# UPS and Step-down Transformer Capacity

Discussion in 'General Electronics Chat' started by Mr.Smoke, Oct 22, 2013.

1. ### Mr.Smoke Thread Starter Member

May 26, 2006
12
0
Dear All,

Pls help me regarding this issue, if I need an output of 120kVA which is from stepdown transformer (400V to 200) fed from UPS. The capacity of UPS should be?

Is there any relation, or UPS of 120 kVA would be enough?

Thx v much

2. ### PackratKing Well-Known Member

Jul 13, 2008
843
219
120 kVA ?? As in 120,000 watts ?? VA - Watts = same difference

Toward what end ??? Are you backing up computer power at the Pentagon or some such place ???

Where would one obtain such a huge UPS anyway... ??

Either that, or I missed the point completely...

3. ### elec_mech Senior Member

Nov 12, 2008
1,501
195
First, are you talking about a solid state UPS or a rotary (flywheel) UPS? We'll assume the former for the rest of the discussion.

Why are you using a stepdown transformer with a UPS? Is the voltage at your location 400VAC and you need to supply 200VAC to your load?

I work for a company that sells solid state UPS's and frequency converters. Whoever you decide to use, ask them if they can supply you with a UPS that accepts the input voltage you have and outputs the lower voltage that you need. While this is not a standard request for most UPS manufacturers, it is possible since solid state UPS units typically have transformers built in to them.

You could use a stepdown transformer on the output of the UPS, but you need to keep the following in mind:
• Transformers will have an in-rush current when power is first applied. The UPS will likely need to be oversized to account for this in-rush, otherwise it may shut its output off since this will be seen as an overload condition even though the in-rush lasts a second or less.
• Anytime you change power, you end up with loss. You'll need to know the efficiency. Taking the in-rush out of the equation for the moment, if the transformer is 88% efficient, the UPS will need to be 120/0.88 = ~136KVA minimum.
The transformer supplier should be able to give you both of these values. However, I hope you see it is far better and often less expensive to have this done in the UPS itself.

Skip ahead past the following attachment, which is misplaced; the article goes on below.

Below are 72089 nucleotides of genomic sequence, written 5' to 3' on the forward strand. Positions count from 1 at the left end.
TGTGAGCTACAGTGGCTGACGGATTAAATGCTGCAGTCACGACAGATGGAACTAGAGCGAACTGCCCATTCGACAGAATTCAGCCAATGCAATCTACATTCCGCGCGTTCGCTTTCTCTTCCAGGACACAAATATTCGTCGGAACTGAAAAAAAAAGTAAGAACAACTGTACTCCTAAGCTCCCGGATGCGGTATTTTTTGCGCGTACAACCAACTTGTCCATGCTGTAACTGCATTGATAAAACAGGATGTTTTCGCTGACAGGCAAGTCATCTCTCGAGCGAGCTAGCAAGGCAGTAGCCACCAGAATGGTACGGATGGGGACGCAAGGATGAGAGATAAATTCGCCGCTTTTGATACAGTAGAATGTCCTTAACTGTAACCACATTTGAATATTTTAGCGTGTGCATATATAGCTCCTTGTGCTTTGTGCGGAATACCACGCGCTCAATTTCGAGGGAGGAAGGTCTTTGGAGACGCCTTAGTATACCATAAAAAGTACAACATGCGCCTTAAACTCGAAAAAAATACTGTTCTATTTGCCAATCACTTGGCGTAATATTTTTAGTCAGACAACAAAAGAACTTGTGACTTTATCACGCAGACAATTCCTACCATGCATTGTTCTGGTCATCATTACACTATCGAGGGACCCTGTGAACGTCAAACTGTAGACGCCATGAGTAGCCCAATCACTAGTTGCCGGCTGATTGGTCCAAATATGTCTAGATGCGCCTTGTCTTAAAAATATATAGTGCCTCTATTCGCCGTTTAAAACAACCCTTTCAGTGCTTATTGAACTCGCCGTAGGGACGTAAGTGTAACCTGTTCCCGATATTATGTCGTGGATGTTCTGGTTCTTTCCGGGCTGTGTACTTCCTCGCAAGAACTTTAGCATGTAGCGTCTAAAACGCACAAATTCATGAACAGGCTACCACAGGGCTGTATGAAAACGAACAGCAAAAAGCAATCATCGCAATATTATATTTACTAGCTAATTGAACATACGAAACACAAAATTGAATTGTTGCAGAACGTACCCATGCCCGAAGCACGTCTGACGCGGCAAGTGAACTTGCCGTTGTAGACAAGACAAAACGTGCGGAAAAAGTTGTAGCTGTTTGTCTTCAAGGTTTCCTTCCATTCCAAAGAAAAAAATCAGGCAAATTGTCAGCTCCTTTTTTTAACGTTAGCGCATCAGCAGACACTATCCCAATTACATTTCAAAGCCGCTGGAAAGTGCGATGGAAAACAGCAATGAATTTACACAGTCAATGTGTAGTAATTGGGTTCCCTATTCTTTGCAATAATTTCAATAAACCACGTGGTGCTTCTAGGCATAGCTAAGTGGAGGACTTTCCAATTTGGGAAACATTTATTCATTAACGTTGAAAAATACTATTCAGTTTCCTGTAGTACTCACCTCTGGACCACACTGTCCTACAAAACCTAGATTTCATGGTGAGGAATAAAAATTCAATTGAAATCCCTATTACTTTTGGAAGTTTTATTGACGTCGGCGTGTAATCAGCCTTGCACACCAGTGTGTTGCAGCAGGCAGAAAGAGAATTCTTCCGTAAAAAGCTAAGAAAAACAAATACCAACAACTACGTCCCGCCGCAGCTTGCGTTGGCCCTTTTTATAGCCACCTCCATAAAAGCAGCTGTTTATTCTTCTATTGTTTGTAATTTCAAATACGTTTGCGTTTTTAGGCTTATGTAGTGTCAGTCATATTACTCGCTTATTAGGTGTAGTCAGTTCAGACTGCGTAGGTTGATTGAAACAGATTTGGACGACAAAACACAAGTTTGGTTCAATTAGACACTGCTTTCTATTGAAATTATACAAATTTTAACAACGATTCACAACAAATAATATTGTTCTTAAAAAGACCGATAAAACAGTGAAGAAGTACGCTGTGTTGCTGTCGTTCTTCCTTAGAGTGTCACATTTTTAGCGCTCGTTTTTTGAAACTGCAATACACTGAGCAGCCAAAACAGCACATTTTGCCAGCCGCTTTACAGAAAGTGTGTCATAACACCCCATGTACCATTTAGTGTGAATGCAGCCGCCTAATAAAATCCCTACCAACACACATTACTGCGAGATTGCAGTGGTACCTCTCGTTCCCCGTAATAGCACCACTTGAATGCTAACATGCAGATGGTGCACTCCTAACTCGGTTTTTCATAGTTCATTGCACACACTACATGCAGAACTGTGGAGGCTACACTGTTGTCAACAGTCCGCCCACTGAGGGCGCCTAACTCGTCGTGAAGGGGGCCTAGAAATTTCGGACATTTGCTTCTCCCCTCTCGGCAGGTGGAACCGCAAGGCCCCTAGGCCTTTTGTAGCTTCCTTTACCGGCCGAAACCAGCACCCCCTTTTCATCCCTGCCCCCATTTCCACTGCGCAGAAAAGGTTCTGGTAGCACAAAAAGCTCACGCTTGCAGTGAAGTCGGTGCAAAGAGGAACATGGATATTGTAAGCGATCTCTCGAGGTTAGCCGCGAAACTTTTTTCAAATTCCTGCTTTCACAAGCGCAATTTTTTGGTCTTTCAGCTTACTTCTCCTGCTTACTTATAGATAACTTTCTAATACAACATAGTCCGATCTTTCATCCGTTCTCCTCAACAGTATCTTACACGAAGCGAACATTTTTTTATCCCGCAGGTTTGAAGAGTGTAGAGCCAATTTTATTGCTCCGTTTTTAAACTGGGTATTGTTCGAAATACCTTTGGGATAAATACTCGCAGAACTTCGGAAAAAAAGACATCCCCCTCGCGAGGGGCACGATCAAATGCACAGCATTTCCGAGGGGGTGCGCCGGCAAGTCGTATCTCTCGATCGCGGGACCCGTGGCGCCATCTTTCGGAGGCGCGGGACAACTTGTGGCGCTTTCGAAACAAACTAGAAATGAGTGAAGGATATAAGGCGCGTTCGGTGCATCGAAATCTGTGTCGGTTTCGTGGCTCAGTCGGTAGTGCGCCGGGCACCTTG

Additionally, if there are any inductive motor loads, the UPS will also need to be oversized to account for their in-rush as well.

Are you only needing to change the voltage or do you also need to change the frequency as well? I ask because we'll get calls from people who contact electrical supply houses who tell them a transformer will work as a frequency converter since they need to change the voltage. This is not the case.

Let us know if you have any questions or need something clarified.

My company makes them up to 500KVA, although our primary business is frequency conversion. Some big dog UPS manufacturers are Eaton, APC, Liebert to name a few.

PackratKing likes this.
4. ### Mr.Smoke Thread Starter Member

May 26, 2006
12
0
Thx v much for the reply

Why are you using a stepdown transformer with a UPS? Is the voltage at your location 400VAC and you need to supply 200VAC to your load?

Yes, and the type of UPS is solid-state IGBTs based

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Actually, we've faced overload problem that's why I'm interested in calculating capacity

Is there any reference material for the said solution "if the transformer is 88% efficient, the UPS will need to be 120/0.88 = ~136KVA minimum."

i

5. ### elec_mech Senior Member

Nov 12, 2008
1,501
195
This is basic physics, but it appears they're more efficient than I thought. You can read more here. You can also look here and here.

Also note the UPS will have an efficiency too. Ours, for example, have an efficiency of ~93%, so a 120KVA UPS under full load will require: 120/0.93 = ~129KVA of input power.

We could be a lot more help if you elaborated on this.